Echoes of Invasion: Look Who’s Coming to Dinner | Scene 5

When they crest the top of the staircase, Heledd is just finishing laying the food out on the table. She sets down a bottle of wine and then spins away from the party entering the private room, beating a hasty retreat toward the servant door. Tric does not blame her for her caution; she is probably on a wanted list somewhere. He ushers everyone to the table, which is laden with fancy cuts of meat and many types of vegetables, sitting Mhaev at his left and Terwaen at his right. 

Hepalonia takes the seat across from Tric Manu and pours everyone a glass of dandelion wine. Unlike the jug of mountain tea, this bottle is fancy enough to have a label, which has a drawing of the familiar salad flower. Although this is a common elvish drink, she appreciates that Alric keeps the variety coming in what he offers her. She wonders how this will taste compared with the vintages she has had back home.

Tric cuts off a small piece of meat. He knows Mate is around here somewhere, so he figures he should get the food stealing out of the way. Sure enough, the magpie swoops through. Tric flings the snack up, and Mate snatches it midair, then settles on a high shelf to enjoy it. Tric hopes the bird will recognize this as the bribe it is and not cause any trouble during the dinner.

“What sort of meat do you think this is?” Heppa asks as she begins to cut off her own first bite.

“This is steak,” Terwaen tells her.

“Like venison steak or something else?” Heppa wonders what the humans hunt around here. “It’s too large to be rabbit…”

Mhaev restrains herself from rolling her eyes, but she cannot quite keep the frustration out of her voice. “No, humans raise cattle. Cows.” These stupid, insular Estbryn elves… Mhaev believes the people of Hisanham might still be peacefully raising such animals if this elf’s people had not tried to chase them away, but she holds her tongue. For now. That is not what she is here for.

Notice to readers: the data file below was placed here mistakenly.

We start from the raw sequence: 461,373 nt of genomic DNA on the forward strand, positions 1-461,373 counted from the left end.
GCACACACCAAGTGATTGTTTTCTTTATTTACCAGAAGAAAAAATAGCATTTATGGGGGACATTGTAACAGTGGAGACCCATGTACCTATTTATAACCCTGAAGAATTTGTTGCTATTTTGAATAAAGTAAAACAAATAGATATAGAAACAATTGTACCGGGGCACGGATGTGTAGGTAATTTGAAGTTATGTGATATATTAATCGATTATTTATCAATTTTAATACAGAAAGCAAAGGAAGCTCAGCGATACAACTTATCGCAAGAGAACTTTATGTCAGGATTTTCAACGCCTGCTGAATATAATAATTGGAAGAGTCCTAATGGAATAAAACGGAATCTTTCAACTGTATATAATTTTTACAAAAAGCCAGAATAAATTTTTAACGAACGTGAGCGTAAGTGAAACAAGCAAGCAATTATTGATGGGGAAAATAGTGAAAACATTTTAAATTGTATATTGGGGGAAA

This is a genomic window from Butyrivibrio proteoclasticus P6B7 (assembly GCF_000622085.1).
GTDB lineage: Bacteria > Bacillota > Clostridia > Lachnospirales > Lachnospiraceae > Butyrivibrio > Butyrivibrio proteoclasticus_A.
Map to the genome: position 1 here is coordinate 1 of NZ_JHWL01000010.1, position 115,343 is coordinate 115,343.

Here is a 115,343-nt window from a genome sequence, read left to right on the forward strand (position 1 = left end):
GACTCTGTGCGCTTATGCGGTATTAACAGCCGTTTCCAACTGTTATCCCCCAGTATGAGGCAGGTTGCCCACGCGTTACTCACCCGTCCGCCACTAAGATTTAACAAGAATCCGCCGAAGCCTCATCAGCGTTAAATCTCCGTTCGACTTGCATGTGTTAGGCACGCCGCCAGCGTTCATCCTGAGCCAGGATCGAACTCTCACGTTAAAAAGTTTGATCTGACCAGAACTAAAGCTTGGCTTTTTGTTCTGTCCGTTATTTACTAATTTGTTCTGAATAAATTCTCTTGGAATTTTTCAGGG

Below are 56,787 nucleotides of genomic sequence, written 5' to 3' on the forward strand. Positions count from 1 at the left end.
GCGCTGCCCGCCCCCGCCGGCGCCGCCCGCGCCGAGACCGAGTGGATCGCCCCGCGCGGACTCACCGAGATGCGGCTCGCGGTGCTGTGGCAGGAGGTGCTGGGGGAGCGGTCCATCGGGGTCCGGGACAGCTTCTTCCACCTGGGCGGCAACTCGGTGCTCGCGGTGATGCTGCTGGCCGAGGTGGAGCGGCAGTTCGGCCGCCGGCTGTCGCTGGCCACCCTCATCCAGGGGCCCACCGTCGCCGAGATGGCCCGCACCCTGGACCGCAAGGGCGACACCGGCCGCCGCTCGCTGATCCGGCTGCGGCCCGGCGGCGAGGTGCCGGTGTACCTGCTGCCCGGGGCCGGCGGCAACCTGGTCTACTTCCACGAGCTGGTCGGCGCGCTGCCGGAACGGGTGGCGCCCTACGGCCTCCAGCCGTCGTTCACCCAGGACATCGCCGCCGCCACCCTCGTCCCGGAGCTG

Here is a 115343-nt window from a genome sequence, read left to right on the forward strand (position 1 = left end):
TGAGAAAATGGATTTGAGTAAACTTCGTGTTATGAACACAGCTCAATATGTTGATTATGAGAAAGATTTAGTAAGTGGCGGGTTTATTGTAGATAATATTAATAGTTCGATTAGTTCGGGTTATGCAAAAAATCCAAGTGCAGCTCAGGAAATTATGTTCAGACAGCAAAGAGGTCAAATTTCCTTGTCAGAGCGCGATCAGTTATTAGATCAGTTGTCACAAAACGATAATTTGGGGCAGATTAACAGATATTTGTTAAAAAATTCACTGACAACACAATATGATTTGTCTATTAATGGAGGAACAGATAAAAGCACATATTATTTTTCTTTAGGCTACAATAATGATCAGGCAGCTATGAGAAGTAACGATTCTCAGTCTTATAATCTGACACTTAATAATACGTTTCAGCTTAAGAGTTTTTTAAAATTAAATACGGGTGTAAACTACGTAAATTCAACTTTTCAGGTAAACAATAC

“Ah, that explains that then,” Heppa murmurs, recalling the fields she and Tric passed on the way to South Tower. Just wait until I tell Daddy about how I ate a cow steak! “They seemed rather ungainly for riding,” she observes.

This conversation has also provided her some data for another theory she is developing, which is that the Manu, at least, seem to grow more crotchety as they get old. Hepalonia is not sure if this is a cultural thing, a biological matter, or an outcome of traumatic life experiences. Serces had a cloud following him, and Damal was pretty sour. Terwaen is almost effervescent, but Heppa has not met enough of the Horse Clan to know if they are all jolly. Alric and Tric Manu, of course, are quite friendly. Maybe it is more general, just the grind of human life, the knowledge of how few years they have left, that gets them down. Or that they were forced out of their old way of life by the Great Storm and then had their second way of life devastated by skeletons before going through a horrible war and finally being dispersed as refugees. Yes, maybe that has something to do with it.

Tric had not expected the topic of food to be so contentious, and he starts some small talk to smooth things out a bit as they all dive into their dinners. Taking a small, cautious sip of his wine, he asks his mom if she saw any good recruits in the archery contest. “That young person next to me, she seemed to be doing pretty well,” he says, trying to draw Mhaev’s attention to the launderer’s daughter to whom he gave his lucky arrow. “I don’t think she has appropriate equipment for her skill level though.”

“Yes, yes, you elves are all great archers,” Mhaev says with a wave of her hand. Tric wonders if that is what bothered her earlier downstairs, discovering that a second elf was present. Elves seem to be a sore point with the Hisanham humans.